There you have it, the best preschool curriculum EVER.  By using it, your child will be smart, creative, and happy.

Not quite what you expected?  Here's a secret: you do not need long lists of books, daily schedules, or lesson plans.  You certainly do not need a prepackaged preschool curriculum costing hundreds of dollars.  You don't need worksheets or lapbooks or busywork of any kind.  Preschoolers are plenty busy on their own!

Can you do a formal preschool curriculum?  Sure you can.  Plenty of companies will be glad to take your money in exchange for a whole year's worth of plans and schedules and book lists and printables.  But do you NEED a formal preschool curriculum?  Nope.  Is a formal preschool curriculum the best thing you can do for your child (and you)?  Nope.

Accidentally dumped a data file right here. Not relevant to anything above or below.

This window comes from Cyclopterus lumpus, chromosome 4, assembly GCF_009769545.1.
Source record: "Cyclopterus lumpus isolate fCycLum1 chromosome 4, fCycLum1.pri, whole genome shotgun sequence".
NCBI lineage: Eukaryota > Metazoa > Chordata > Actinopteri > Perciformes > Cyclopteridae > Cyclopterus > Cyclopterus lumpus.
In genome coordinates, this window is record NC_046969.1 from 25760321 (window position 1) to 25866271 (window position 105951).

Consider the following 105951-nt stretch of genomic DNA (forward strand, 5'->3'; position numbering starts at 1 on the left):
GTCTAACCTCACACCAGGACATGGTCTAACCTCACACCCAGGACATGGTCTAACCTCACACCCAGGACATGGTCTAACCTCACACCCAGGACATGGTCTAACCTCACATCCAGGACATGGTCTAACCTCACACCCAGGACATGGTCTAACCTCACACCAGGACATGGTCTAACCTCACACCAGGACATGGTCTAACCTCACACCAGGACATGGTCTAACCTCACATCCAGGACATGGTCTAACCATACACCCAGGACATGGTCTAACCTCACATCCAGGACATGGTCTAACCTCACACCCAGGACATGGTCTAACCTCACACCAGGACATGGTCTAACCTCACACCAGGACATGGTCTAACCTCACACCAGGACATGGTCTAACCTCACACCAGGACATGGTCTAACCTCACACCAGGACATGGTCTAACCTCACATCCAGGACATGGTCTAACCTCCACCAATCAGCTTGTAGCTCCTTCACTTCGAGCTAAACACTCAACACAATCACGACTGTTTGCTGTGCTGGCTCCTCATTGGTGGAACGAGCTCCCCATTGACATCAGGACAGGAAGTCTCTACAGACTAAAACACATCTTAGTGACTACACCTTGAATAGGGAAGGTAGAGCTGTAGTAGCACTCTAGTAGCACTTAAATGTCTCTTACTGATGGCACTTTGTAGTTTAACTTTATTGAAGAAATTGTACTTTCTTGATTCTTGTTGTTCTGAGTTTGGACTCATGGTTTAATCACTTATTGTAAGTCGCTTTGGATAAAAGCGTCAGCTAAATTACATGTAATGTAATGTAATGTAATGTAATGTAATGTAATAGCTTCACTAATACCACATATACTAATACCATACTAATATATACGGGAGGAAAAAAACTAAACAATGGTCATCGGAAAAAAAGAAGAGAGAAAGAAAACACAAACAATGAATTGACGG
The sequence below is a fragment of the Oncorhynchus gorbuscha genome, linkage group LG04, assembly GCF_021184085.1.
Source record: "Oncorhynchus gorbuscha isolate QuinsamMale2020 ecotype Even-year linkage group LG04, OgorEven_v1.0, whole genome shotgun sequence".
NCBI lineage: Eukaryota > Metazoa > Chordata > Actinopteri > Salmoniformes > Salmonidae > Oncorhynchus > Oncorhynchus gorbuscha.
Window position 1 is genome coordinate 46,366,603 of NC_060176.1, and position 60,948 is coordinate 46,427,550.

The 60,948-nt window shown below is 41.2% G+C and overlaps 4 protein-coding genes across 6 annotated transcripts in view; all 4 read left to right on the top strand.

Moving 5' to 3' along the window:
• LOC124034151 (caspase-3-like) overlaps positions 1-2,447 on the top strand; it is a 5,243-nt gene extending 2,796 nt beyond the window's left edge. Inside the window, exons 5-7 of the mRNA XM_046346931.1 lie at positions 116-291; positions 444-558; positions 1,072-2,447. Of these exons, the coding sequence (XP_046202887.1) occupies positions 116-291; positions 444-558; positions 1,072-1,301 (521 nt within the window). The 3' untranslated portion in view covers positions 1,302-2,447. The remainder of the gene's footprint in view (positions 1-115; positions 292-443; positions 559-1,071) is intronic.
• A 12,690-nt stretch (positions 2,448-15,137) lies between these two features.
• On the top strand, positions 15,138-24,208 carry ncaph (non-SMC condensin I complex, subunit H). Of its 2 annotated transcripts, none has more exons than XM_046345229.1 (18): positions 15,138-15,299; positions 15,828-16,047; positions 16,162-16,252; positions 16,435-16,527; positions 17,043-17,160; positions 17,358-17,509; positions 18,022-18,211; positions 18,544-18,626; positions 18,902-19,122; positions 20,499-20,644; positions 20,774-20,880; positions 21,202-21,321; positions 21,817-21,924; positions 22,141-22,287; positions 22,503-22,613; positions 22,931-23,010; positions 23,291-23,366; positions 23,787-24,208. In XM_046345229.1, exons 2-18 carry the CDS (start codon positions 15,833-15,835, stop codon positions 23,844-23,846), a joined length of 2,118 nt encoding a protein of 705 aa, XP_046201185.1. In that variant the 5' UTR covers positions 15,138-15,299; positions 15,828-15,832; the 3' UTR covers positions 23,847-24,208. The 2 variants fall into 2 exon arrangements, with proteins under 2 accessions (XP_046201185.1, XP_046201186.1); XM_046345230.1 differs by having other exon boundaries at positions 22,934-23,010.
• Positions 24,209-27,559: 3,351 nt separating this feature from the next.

Our children were always "ahead."  (Whatever that means).  People have asked me for years, ooh which curriculum did you use, which reading program?  The answer is always the same: 

 "Read a bunch of books. 
Draw, color, paint. 
Go outside and play. 
Listen to music. 
Go to a museum. 
Plant a garden. 
Life is learning."

And it's the truth.  The best preschool "curriculum " you'll ever use....is learning through play, through everyday life, through time spent together.

 This is a picture of our son Jake at just barely four years old.  He made the sign on the door himself.  He was playing with cars and wanted a place where all the cars knew to stop.  So he got some paper and a crayon, asked me how to spell "stop"  (he already knew, he was just making sure), wrote it himself, and taped it to the door.  

Imaginative play.

No curriculum needed.